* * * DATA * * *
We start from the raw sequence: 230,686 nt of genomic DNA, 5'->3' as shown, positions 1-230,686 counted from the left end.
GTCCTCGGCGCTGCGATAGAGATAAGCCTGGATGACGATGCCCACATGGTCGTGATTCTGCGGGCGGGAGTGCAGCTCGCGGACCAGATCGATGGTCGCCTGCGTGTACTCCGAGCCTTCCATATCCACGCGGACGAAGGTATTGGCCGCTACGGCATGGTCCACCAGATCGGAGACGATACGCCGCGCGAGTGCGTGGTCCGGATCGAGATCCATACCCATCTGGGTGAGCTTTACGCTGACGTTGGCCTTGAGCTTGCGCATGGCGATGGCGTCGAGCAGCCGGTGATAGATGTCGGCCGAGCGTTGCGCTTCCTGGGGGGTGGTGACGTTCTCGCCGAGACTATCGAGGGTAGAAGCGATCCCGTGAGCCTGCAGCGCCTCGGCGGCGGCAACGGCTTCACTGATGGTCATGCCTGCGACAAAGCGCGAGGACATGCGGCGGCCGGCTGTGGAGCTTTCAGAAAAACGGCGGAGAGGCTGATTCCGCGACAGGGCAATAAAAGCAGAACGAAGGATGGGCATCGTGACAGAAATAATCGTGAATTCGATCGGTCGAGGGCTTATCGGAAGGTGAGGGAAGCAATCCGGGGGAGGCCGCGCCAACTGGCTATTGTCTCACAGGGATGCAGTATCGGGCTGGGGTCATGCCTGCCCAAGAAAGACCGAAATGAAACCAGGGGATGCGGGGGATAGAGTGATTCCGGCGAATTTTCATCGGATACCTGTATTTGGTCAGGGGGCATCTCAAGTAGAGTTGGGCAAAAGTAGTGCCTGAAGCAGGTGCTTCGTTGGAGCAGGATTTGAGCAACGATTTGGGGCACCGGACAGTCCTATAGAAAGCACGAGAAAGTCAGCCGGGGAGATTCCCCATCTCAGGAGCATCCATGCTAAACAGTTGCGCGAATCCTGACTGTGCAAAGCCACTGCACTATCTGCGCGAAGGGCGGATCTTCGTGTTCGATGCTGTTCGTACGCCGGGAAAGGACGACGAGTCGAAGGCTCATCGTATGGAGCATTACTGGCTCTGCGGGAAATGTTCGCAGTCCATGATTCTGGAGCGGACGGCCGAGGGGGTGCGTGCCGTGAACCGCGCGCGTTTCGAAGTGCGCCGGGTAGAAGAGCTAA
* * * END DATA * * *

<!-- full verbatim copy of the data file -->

We start from the raw sequence: 230,686 nt of genomic DNA, 5'->3' as shown, positions 1-230,686 counted from the left end.
GTCCTCGGCGCTGCGATAGAGATAAGCCTGGATGACGATGCCCACATGGTCGTGATTCTGCGGGCGGGAGTGCAGCTCGCGGACCAGATCGATGGTCGCCTGCGTGTACTCCGAGCCTTCCATATCCACGCGGACGAAGGTATTGGCCGCTACGGCATGGTCCACCAGATCGGAGACGATACGCCGCGCGAGTGCGTGGTCCGGATCGAGATCCATACCCATCTGGGTGAGCTTTACGCTGACGTTGGCCTTGAGCTTGCGCATGGCGATGGCGTCGAGCAGCCGGTGATAGATGTCGGCCGAGCGTTGCGCTTCCTGGGGGGTGGTGACGTTCTCGCCGAGACTATCGAGGGTAGAAGCGATCCCGTGAGCCTGCAGCGCCTCGGCGGCGGCAACGGCTTCACTGATGGTCATGCCTGCGACAAAGCGCGAGGACATGCGGCGGCCGGCTGTGGAGCTTTCAGAAAAACGGCGGAGAGGCTGATTCCGCGACAGGGCAATAAAAGCAGAACGAAGGATGGGCATCGTGACAGAAATAATCGTGAATTCGATCGGTCGAGGGCTTATCGGAAGGTGAGGGAAGCAATCCGGGGGAGGCCGCGCCAACTGGCTATTGTCTCACAGGGATGCAGTATCGGGCTGGGGTCATGCCTGCCCAAGAAAGACCGAAATGAAACCAGGGGATGCGGGGGATAGAGTGATTCCGGCGAATTTTCATCGGATACCTGTATTTGGTCAGGGGGCATCTCAAGTAGAGTTGGGCAAAAGTAGTGCCTGAAGCAGGTGCTTCGTTGGAGCAGGATTTGAGCAACGATTTGGGGCACCGGACAGTCCTATAGAAAGCACGAGAAAGTCAGCCGGGGAGATTCCCCATCTCAGGAGCATCCATGCTAAACAGTTGCGCGAATCCTGACTGTGCAAAGCCACTGCACTATCTGCGCGAAGGGCGGATCTTCGTGTTCGATGCTGTTCGTACGCCGGGAAAGGACGACGAGTCGAAGGCTCATCGTATGGAGCATTACTGGCTCTGCGGGAAATGTTCGCAGTCCATGATTCTGGAGCGGACGGCCGAGGGGGTGCGTGCCGTGAACCGCGCGCGTTTCGAAGTGCGCCGGGTAGAAGAGCTAA